Messy Storm Makes Its Way Across The South
ATLANTA -- Across the South, winter-weary residents woke up Wednesday to a region encased in ice, snow and freezing rain, with forecasters warning that the worst of the potentially "catastrophic" storm is yet to come.
From Texas to the Carolinas and the South’s business hub in Atlanta, roads were slick with ice, tens of thousands were without power, and a wintry mix fell in many areas. The Mid-Atlantic region also was expected to be hit as the storm crawled east.
Officials and forecasters in several states used unusually dire language in warnings, and they agreed that the biggest concern is ice, which could knock out power for days in wide swaths. Winds, with gusts up to 30 mph in parts of Georgia, promised to exacerbate problems.
In Atlanta, where a storm took the metro region by surprise and stranded thousands in vehicles just two weeks ago, emergency workers stood at the ready. Out-of-state utility vehicles gathered in a parking lot near one of the grandstands at Atlanta Motor Speedway, Georgia National Guard troops were on standby in case evacuations were needed at hospitals or nursing homes, and more than 70 shelters were set to open. Tens of thousands of customers were reported without power across the state.
City roads and interstates were largely desolate Wednesday morning, showing few vehicle tracks as most people heeded warnings to stay home. Stinging drops of rain fell, punctuated by strong wind gusts, and a layer of ice crusted car windshields. Slushy sidewalks made even short walking trips treacherous. One emergency crew had to pull over to wait out the falling snow before slowly making its way back to the Georgia Emergency Management Agency’s special operations center.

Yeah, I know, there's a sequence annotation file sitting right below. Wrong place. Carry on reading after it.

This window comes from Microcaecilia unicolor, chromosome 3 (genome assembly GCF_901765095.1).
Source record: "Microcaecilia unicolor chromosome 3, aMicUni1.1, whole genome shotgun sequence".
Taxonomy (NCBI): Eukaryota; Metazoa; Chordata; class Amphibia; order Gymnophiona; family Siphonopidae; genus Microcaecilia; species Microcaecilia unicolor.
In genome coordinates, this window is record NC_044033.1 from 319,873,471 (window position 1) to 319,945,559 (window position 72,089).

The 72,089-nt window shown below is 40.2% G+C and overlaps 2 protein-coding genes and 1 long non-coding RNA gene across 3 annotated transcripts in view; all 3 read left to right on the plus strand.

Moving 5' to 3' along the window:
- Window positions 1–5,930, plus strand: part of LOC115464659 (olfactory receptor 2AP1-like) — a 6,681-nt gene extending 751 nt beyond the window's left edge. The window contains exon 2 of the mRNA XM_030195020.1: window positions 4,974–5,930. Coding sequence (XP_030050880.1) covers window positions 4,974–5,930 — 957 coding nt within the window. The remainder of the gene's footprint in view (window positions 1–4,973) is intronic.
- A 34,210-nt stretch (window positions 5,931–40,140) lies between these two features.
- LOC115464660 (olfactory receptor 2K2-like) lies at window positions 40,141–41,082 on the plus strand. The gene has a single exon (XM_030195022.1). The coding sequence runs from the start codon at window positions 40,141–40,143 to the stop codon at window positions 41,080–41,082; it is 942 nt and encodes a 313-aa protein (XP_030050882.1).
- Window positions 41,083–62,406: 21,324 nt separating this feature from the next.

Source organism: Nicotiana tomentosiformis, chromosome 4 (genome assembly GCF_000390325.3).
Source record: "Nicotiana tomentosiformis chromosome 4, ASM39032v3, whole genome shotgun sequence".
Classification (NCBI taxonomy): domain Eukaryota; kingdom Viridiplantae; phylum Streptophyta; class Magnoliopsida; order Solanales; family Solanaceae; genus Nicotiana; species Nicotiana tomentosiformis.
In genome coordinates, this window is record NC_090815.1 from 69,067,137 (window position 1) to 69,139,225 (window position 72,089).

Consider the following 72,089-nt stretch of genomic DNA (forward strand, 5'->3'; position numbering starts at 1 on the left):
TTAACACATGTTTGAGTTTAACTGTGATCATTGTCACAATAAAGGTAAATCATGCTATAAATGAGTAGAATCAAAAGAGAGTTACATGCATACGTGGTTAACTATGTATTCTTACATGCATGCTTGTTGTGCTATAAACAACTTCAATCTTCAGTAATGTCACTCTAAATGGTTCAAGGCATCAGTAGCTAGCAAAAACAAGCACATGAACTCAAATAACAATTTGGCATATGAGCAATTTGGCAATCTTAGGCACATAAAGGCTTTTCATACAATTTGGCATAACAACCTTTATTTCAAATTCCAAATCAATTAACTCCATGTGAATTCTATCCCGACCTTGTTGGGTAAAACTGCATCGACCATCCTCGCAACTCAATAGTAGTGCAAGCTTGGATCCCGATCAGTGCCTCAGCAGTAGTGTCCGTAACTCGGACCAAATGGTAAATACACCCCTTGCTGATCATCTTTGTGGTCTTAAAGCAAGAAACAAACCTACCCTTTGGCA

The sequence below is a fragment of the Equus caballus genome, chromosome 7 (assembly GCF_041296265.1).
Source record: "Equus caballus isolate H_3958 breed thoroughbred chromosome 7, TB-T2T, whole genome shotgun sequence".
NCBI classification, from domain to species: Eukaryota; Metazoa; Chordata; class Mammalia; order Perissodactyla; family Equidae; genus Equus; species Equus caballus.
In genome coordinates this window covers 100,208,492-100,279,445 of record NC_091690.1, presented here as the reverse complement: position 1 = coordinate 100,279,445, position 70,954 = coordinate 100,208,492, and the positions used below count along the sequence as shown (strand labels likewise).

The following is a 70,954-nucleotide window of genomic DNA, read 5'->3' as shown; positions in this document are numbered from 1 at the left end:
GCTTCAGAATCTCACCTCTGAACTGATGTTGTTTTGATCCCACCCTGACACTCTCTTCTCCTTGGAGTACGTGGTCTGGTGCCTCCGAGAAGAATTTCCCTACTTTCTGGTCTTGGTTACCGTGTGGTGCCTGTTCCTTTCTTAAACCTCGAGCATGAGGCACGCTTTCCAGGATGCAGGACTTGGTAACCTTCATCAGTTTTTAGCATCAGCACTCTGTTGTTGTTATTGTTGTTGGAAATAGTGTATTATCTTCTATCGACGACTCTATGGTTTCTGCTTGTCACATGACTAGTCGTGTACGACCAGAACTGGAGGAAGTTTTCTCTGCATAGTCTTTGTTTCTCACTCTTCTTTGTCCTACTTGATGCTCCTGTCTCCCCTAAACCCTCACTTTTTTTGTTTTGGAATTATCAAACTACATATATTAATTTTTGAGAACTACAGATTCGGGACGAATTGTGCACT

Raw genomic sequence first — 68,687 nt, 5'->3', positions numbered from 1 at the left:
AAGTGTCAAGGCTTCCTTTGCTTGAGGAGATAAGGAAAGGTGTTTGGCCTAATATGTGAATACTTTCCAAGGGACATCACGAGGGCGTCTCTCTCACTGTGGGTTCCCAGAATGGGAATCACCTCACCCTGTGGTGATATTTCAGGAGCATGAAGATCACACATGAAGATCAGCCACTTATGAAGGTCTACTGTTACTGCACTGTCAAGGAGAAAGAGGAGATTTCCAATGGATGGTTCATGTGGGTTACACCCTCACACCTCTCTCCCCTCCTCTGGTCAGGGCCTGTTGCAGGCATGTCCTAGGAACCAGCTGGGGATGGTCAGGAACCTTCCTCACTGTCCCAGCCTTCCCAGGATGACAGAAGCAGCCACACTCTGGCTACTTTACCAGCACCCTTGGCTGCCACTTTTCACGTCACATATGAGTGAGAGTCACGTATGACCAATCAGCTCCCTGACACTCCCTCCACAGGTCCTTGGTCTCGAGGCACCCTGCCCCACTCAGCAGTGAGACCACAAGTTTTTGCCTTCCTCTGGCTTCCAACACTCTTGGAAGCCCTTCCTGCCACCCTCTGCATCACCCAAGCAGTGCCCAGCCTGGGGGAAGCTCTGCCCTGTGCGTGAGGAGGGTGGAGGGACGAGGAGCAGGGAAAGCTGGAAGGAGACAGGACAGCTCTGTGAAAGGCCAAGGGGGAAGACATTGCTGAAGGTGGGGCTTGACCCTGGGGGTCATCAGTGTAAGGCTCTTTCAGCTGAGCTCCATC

In normally busy downtown areas, almost every business was closed, except for a CVS pharmacy.
Amy Cuzzort, 32, was out walking her dog. She teaches in Atlanta, but school was canceled. Cuzzort, who spent six hours in her car during the traffic standstill of January’s storm, said she’d spend this one at home, "doing chores, watching movies - creepy movies, `The Shining.’"
In Decatur, just outside Atlanta, Georgia State University student Matt Stanhope, 23, ventured outside to go to a pharmacy but then planned to stay home.
"Everything is just on pause," he said, gazing out at vacant streets.
Cuzzort and Stanhope were doing exactly as officials advised. Georgia Gov. Nathan Deal and Atlanta Mayor Kasim Reed had implored people on Tuesday night to get somewhere safe and stay there.
"The message I really want to share is, as of midnight tonight, wherever you are, you need to plan on staying there for a while," Reed said. "The bottom line is that all of the information that we have right now suggests that we are facing an icing event that is very unusual for the metropolitan region and the state of Georgia."
In an early Wednesday memo, the National Weather Service called the storm "an event of historical proportions."
It continued: "Catastrophic ... crippling ... paralyzing ... choose your adjective."